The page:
I was watching the auction on my phone on my sofa last night and seeing item after item going under the hammer. Some sold and some did not. When things don’t sell you start questioning the market. What does it all mean? What is the future holding? Then my basic instinct kicks in from my investment discipline and I calm myself down, and remind myself that we can’t time the market and that every sector or industry, no matter what it is, has cycles. Diamonds, Fancy Color Diamonds to be more specific, have their own cycle. Later this month, the FCRF will publish its latest finding from the last quarter and I believe that we will be pleasantly surprised. The news may reflect a contrary position to what auction results show.
Christie’s is moving forward no matter what. Looking at last night’s results, they achieved $30.3 million in sales, compared to $45.7 million last year, a 33.7% drop. Does it mean that the industry is dying? not at all. 2009 was the worst year since this auction started back in 2006 (no published information prior to 2006 for the New York Magnificent Jewels sales in April). In 2009, sales stood at $19.3 million. The highest since 2006 was 2013 at $81.4 million. In the last 5 years the average is $42 million and $49.6 million for the last 10 years. Items unsold were across the board, not just Fancy Color Diamonds.
The top lot was the twin Fancy Vivid Blue Diamond ring. The 3.06 and 2.61 carat, Fancy Vivid Blue diamonds with VS2 clarity for both and pear shape, sold for $6,744,500 total. The actual Hammer price was $5.9 million, and the rest was commission and fees. As we mentioned, both stones were quite heavy, as the depths were in the 70% to 82% range, which makes them look smaller than they are. In reality, if both had normal depth, both would be in the 2.25-2.75 weight area and should be and in fact were valued as such. The average sale price for these was $1,189,506 per carat.
The second most anticipated item was the 6.11 carat, Fancy Pink with VVS1 clarity. It was valued between $1.2 million to $1.5 million and ended up selling for $1.395 million, or $228.3k per carat. Already the valuation was conservative than where pure Fancy Pinks are valued on the market currently, but that is also due to the fact that the color was not strong, and was leaning towards an orangy secondary tone, so it was at the limit.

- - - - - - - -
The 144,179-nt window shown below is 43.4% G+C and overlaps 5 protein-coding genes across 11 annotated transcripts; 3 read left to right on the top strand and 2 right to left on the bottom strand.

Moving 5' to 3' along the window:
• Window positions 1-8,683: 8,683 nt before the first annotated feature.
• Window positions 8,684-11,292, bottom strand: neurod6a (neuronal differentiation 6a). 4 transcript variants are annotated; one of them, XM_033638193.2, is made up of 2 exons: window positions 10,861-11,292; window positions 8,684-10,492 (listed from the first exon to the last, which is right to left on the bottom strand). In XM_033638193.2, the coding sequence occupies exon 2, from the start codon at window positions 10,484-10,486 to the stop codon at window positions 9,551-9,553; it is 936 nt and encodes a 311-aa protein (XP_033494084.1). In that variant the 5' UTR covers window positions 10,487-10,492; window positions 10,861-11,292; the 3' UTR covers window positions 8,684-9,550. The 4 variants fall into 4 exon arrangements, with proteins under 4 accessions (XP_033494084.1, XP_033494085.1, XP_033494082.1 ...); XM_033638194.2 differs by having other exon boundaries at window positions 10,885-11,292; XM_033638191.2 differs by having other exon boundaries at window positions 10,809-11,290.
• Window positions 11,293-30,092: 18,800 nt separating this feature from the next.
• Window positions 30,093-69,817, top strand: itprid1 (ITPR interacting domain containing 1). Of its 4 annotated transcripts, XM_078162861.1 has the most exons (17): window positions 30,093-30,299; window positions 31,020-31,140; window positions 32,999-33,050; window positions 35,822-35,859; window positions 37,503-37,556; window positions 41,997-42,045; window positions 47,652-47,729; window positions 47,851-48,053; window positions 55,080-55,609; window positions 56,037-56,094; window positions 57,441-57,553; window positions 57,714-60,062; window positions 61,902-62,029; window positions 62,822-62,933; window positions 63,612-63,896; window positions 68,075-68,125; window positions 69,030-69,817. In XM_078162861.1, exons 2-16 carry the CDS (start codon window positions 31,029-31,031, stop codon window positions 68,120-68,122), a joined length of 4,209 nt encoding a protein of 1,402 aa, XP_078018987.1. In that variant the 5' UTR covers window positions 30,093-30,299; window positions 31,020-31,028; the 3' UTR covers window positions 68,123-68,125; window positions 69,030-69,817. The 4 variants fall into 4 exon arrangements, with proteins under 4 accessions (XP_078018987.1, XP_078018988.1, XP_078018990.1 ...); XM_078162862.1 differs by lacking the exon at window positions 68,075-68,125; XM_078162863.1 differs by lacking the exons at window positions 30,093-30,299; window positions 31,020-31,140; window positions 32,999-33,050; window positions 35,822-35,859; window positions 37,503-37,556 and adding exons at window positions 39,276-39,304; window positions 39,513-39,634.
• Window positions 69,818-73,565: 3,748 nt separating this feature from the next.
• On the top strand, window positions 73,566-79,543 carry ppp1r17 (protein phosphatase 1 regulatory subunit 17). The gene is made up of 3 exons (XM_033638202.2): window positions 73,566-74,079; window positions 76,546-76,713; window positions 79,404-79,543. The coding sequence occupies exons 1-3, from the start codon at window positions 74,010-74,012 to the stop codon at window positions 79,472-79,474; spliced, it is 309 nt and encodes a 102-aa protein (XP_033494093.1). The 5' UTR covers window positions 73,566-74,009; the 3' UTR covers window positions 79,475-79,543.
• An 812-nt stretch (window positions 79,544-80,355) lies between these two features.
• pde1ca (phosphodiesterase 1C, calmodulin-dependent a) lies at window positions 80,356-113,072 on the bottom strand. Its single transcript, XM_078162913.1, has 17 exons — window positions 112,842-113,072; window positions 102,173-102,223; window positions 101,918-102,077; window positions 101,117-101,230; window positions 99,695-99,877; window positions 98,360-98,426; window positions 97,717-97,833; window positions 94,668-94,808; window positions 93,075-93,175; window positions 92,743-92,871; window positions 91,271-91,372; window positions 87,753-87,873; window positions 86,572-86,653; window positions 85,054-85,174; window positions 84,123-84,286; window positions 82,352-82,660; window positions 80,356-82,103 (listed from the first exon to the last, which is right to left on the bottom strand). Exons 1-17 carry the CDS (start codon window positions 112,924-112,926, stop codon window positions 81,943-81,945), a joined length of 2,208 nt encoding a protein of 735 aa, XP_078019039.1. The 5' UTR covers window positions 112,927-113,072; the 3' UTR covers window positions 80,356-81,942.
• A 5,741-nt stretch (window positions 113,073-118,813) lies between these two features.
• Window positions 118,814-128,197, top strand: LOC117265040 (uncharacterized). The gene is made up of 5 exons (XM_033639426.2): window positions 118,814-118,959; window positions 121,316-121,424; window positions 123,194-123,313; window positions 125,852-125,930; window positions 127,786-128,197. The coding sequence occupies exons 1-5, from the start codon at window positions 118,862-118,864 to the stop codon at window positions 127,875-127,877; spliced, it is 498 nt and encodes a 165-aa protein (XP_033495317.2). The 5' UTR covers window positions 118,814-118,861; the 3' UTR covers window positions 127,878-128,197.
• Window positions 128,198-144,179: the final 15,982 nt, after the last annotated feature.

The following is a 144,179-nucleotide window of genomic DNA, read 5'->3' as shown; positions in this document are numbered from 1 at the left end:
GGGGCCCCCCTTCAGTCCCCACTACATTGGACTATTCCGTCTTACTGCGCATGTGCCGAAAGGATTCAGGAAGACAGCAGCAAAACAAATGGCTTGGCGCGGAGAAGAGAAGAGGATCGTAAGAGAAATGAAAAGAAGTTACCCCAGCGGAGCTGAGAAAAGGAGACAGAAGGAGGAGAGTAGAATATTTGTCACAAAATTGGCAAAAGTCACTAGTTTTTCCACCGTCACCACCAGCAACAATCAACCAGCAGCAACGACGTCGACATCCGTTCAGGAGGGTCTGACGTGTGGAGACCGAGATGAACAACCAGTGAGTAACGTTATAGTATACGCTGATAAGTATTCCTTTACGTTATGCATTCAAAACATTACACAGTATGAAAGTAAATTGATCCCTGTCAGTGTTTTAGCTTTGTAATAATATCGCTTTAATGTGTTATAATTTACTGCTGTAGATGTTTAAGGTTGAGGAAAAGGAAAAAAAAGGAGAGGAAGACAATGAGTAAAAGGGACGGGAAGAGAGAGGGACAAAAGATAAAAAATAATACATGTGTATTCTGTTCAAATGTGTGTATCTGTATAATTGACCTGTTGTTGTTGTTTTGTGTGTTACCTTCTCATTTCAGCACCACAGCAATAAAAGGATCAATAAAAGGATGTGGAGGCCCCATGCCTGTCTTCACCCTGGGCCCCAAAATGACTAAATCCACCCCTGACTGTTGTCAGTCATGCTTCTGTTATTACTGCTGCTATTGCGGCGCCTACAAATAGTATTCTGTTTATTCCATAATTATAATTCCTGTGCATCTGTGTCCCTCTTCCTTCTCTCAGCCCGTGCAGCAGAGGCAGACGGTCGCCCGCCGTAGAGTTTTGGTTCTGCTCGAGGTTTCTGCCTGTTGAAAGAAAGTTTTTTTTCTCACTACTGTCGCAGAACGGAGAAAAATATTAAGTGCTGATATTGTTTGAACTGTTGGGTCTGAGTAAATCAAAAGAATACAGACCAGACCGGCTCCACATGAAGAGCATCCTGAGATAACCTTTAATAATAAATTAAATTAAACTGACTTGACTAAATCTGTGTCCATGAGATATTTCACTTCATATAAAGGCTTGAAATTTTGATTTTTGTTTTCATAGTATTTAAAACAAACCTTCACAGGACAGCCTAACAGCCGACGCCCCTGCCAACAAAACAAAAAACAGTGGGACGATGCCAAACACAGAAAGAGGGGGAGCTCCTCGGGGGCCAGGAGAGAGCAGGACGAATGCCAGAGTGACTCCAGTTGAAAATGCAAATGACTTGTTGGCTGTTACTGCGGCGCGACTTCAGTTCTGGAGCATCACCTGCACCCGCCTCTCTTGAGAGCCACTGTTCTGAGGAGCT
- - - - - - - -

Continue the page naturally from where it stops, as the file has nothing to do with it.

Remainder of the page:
The 37.65 carat, Fancy Intense Yellow diamond was sold for $1,005,000 total or $26.7k per carat. The high estimate was $21k per carat.
The 35.06 carat, Fancy Intense Yellow diamond was sold for $705k or $20.1k per carat. As we said, the color was weak and it was reflected in the price. The price it was sold at reflects a 10 carat size Fancy Intense Yellow Diamond.
The 4.01 carat, Fancy Orangy Pink did not reach the minimum of $500k or $125k per carat. Currently there is quite a supply available with orangy as secondary color so there is plenty of choice. Investors prefer a pure pink diamond rather than with a secondary color (except for purplish, where it can actually complement the color overall).
The 7.55 carat and 7.51 carat, Fancy Deep Yellow diamond earrings also went back home. They did not reach the $700k minimum value set by the seller.
We are all eyes on Sotheby’s auction later today, and looking forward to see how the 3.24 carat, Fancy Intense Blue diamond with VVS1 clarity performs. Let’s take into account the greyish tone it has, which will affect the price. Investors are looking for the best and willing to pay for it. The next Christie’s auction will take place in Geneva on May 15. We look forward to attend and see how things go in real time and live.
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